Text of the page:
So the Indians are up 3 games to 1 now, over the Red Sox.
While watching the game, and in particular in the 5th inning when the Indians tagged Tim Wakefield with a 7-spot to take a 7-0 lead, and with the knowledge that the next game is at Jacobs Field, too, it occurred to me that while the TV networks have obsessed over the Yankees, Red Sox, Cubs, and various other big-market teams this year, we are getting ready to watch a Colorado Rockies vs. Cleveland Indians World Series.
And both teams will deserve to be there. More than that, both teams are good enough to deserve to win the whole thing.
And how many times have each of them been on national TV this past season? Maybe one or two?
Yet now, we’re supposed to feel the drama. It’s Actober, dude! With two teams that hardly anybody knows squat about, except for three tiny markets: hard-core baseball nuts, and their two respective local fan bases.
Now the Colorado Rockies, I can understand not putting on national TV, since they were just a nice team in a small market. Nothing special, no compelling reason to televise a single game. Sometimes teams come from literally out of nowhere to surprise everybody in the World Series, and you can’t really fault TV for not having televised them.
But the Indians were, behind the Red Sox, probably the best and most consistent team in the superior American League this season.
We all understand that the main concern for TV networks is ratings. Ratings = ad revenue. And obviously a team like the Indians, without much of a national following and in a small market, just can’t deliver the same ratings that a Yankees, a Cubs, or a Red Sox can deliver. So from that perspective, it is understandable.
But TV has an obligation to build an audience for its marquee events, too. It’s like TV coverage of track or swimming or other Olympic sports; how can they expect the audience to care about athletes in Olympic sports that are never on TV except once a year on Saturday afternoons? Apparently they think you can do this, by running a smarmy, cloying Jimmy Roberts piece before a taped event. Can’t you just feel the manufactured drama?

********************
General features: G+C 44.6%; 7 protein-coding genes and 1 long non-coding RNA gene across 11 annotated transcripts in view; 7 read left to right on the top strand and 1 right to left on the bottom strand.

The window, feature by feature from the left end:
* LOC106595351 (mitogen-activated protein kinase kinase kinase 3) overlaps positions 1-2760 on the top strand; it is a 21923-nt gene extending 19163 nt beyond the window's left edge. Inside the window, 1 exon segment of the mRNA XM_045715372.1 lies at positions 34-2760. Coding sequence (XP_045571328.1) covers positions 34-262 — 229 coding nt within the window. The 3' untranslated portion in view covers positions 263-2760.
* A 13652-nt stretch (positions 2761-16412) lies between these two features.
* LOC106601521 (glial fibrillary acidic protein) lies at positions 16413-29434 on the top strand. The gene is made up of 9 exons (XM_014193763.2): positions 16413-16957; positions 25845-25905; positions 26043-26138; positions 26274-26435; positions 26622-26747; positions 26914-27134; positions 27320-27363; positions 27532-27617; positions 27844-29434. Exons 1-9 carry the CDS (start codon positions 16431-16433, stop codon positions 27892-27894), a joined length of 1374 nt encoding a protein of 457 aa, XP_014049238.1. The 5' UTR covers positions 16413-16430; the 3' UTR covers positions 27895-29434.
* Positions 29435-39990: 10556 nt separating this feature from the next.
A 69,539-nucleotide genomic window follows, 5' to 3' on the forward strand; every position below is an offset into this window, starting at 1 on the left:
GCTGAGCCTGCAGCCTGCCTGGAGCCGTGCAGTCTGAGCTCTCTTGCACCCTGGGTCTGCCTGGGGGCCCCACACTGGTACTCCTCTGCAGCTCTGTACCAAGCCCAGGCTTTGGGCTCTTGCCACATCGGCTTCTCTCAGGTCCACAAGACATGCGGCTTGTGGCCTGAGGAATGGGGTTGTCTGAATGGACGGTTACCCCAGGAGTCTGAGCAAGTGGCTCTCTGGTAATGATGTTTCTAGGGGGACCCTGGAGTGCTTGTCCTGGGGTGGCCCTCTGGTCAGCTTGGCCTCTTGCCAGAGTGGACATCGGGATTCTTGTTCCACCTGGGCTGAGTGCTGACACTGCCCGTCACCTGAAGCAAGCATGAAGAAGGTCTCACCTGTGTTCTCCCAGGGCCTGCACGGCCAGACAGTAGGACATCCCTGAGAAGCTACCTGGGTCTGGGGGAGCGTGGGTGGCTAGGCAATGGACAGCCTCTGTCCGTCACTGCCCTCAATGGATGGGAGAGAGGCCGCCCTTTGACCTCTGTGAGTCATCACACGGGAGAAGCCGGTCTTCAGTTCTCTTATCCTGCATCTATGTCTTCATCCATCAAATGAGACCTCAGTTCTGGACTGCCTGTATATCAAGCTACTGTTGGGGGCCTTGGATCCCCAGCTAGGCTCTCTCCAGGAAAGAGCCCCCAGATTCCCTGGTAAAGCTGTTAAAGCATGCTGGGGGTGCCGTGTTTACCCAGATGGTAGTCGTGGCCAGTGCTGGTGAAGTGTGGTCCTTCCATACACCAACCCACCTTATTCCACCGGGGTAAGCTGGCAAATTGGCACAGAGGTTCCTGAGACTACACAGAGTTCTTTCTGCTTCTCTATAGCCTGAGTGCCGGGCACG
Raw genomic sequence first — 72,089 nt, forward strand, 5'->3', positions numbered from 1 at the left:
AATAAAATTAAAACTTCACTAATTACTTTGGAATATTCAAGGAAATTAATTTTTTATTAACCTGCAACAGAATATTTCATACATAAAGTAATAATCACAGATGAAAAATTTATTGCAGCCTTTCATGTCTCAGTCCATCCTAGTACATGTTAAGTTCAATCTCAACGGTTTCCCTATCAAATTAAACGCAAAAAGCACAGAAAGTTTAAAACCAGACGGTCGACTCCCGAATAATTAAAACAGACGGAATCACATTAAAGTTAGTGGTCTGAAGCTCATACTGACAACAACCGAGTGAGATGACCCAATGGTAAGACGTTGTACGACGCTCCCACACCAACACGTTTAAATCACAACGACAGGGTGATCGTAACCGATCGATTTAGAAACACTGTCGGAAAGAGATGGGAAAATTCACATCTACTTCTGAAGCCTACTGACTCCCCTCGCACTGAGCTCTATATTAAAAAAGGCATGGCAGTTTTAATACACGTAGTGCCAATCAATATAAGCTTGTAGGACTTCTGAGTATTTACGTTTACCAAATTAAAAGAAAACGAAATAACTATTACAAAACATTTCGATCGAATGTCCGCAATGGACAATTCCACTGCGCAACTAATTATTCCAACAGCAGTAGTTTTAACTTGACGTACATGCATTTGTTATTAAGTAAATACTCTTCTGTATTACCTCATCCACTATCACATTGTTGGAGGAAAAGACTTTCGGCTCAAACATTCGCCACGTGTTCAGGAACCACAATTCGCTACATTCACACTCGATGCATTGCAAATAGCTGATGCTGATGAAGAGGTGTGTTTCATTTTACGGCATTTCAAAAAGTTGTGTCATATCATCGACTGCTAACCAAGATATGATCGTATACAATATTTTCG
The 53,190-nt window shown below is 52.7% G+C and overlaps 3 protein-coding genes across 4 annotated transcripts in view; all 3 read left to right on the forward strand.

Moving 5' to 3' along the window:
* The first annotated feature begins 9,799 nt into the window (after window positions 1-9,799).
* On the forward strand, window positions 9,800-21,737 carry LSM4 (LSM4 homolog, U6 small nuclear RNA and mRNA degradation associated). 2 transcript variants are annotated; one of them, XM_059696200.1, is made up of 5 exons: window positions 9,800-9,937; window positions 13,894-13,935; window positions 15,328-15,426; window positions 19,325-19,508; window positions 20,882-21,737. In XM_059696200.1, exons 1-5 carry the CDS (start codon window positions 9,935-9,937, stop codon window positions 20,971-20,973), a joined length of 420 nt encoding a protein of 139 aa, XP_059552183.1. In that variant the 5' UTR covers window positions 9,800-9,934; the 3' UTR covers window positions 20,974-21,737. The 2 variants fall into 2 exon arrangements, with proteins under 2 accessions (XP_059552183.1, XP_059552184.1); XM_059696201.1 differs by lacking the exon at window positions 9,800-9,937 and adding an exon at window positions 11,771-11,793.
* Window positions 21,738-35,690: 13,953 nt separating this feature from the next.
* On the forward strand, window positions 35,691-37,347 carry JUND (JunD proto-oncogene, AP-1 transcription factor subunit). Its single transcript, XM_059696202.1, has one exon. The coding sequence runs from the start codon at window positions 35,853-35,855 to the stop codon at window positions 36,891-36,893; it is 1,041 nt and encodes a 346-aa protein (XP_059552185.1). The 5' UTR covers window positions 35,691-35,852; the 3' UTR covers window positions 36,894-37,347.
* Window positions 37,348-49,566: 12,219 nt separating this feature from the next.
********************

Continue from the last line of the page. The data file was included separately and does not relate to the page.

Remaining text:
And this is what baseball does today, too. They prep the announcers with factoids and colorful stories, and they show us graphics and video galore. This is supposed to substitute for actual coverage, over time, which creates actual interest.
And in what may be the most annoying director’s technique ever, they use a series of tight face shots during dramatic moments of ballgames, in an attempt to turn a sport into a series of emotional reactions from individuals.
It’s all so TV-friendly: Look! The manager is tense!! The pitcher is sweating!! This fan, she is hopeful!! This group of fans, they are nervous!! That team in the dugout, they are confident – or is it over-confident?! Oh, TV, thank you so much for providing the suspense for me, because I’m an idiot “baseball fan” who doesn’t implicitly understand that a tie game with runners on first and second and nobody out, with a 3-0 count on the hitter, is drama waiting to happen!! Oh, golly, I just can’t stand it! Show me more faces! Please!!
I thought we were watching a baseball game, where the action is on the field. I didn’t realize I tuned into a soap opera, where everybody emotes and that is what we’re all supposed to focus on.
Gone are the days when kids could race home from school — or risk getting in big trouble at school by listening on a hidden radio via earpiece — to see the last inning or two of the World Series on TV. Not only that, they can’t watch at night much of the time, because the games don’t start until 8:00 or later for much of the country. It would seem that both God and common sense would dictate that baseball in October was meant to be played during the day.
But this is the televised sports world we have today: TV networks routinely ignore any sports programming that can’t deliver big ratings, in part because they’ve paid big bucks for the right to televise it in the first place. Sporting events are actually TV shows — and have been TV shows for a long time — placed into the programming day at times that work for the networks, to maximize ratings, and therefore ad revenue, with no thought for such things as a starting time of 5 PM affecting the ability of batters to see pitched baseballs aimed at their heads, or of the importance of getting kids hooked on the real drama that is World Series baseball.
And so, that is why we are lucky enough to get about 15 Yankees – Red Sox games on TV during the season, and the Indians might be on TV once. Depending on the weather.
Baseball coverage today is just another TV show. We may wish it were something else. We may hold on to the quaint idea that sports can still transcend TV. But as for what baseball coverage today actually is? Just. Another. TV show.
I think I need to stock up on the Scotch.